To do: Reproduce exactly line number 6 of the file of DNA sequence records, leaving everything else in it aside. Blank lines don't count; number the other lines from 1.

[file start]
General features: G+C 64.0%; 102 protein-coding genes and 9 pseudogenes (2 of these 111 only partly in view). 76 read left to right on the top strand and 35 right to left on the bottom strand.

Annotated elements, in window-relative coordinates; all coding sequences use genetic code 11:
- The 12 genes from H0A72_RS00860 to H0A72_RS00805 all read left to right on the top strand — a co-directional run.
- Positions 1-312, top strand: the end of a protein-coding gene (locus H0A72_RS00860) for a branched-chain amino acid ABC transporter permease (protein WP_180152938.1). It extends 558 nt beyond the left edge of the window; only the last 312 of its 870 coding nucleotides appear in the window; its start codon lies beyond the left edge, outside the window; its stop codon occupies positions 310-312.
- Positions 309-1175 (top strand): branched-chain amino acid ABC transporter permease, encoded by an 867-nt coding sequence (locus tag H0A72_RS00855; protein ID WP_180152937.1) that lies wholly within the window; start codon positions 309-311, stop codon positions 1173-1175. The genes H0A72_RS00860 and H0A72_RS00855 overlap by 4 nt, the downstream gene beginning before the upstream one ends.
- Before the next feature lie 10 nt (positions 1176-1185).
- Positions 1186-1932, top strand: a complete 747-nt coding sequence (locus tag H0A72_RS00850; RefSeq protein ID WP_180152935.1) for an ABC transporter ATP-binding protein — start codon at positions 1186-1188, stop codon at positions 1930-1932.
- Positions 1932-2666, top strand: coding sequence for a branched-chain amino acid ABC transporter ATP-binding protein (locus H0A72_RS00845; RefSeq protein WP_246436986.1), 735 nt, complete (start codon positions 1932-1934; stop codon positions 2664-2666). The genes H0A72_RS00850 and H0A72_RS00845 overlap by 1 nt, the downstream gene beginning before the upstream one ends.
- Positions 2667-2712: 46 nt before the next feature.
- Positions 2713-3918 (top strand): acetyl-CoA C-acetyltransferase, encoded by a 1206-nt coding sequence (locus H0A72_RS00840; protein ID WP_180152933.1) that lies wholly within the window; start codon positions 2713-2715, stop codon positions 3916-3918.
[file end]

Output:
- Before the next feature lie 10 nt (positions 1176-1185).